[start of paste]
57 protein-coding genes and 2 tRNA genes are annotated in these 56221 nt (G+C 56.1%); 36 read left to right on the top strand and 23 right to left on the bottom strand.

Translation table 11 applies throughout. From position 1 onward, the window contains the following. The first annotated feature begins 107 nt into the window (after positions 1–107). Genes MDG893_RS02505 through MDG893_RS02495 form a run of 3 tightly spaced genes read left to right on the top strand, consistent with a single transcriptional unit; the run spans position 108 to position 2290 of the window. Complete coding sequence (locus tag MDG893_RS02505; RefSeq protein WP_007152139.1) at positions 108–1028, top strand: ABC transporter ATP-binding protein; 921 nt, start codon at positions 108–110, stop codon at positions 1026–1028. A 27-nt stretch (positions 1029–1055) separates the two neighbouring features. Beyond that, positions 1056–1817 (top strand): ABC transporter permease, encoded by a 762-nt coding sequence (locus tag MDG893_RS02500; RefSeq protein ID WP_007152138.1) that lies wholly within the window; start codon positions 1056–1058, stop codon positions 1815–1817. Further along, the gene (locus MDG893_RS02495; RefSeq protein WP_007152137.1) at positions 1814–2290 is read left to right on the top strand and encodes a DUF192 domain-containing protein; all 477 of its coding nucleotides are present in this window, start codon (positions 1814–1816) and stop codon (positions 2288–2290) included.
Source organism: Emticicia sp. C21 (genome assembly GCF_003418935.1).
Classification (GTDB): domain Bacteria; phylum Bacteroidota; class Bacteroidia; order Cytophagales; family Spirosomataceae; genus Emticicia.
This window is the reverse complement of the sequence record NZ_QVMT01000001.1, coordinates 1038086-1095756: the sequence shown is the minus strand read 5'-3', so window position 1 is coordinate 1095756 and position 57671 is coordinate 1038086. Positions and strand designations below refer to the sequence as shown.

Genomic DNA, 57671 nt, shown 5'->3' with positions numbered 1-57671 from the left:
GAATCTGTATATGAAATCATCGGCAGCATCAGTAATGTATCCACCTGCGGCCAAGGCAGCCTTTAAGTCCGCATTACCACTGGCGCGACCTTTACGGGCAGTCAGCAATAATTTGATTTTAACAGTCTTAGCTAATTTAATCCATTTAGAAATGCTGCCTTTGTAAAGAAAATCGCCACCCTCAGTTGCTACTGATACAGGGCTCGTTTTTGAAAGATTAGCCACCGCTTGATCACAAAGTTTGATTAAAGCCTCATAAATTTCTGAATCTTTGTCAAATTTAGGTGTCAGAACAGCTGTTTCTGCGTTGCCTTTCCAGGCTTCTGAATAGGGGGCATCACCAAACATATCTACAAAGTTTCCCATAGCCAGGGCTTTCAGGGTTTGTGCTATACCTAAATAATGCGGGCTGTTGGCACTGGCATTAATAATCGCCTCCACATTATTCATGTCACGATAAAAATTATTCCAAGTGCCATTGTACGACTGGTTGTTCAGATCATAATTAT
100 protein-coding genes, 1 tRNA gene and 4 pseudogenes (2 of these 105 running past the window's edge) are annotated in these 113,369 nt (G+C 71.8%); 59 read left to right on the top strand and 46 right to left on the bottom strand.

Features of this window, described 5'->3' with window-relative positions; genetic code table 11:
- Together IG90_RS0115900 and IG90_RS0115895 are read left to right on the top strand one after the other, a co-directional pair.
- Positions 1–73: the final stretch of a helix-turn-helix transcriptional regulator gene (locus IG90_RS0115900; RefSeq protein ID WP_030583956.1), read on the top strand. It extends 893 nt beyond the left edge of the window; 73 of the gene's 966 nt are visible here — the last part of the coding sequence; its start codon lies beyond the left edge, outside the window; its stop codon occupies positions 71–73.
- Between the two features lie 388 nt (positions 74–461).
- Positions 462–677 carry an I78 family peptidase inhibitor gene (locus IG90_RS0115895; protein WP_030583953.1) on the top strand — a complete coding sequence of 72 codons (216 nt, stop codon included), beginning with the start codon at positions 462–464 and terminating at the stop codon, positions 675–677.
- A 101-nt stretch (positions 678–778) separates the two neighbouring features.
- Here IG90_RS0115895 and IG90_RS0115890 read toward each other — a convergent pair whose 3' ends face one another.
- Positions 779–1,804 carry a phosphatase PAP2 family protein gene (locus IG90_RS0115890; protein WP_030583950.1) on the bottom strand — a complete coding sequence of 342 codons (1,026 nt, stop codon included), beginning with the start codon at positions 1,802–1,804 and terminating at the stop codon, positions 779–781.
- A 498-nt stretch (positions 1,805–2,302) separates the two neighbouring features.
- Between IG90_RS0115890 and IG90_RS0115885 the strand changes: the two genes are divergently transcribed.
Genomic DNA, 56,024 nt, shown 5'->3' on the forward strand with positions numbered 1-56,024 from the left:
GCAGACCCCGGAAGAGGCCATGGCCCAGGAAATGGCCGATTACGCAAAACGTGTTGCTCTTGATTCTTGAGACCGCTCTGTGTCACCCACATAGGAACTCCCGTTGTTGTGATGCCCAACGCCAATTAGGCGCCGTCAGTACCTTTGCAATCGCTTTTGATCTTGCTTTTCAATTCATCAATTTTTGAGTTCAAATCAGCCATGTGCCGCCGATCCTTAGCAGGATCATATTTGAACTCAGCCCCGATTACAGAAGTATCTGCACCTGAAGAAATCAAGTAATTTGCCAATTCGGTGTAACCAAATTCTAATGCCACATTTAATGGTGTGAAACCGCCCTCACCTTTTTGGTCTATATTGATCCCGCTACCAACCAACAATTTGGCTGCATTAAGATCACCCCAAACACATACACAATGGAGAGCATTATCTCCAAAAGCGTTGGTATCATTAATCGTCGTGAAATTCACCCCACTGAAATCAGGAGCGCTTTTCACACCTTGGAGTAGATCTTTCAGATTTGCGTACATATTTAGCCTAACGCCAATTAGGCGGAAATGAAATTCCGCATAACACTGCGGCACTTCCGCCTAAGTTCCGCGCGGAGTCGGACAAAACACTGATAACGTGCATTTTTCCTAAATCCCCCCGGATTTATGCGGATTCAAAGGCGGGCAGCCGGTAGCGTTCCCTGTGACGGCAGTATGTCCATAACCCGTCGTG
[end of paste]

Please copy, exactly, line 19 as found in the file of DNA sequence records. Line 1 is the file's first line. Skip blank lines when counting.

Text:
Genomic DNA, 56,024 nt, shown 5'->3' on the forward strand with positions numbered 1-56,024 from the left: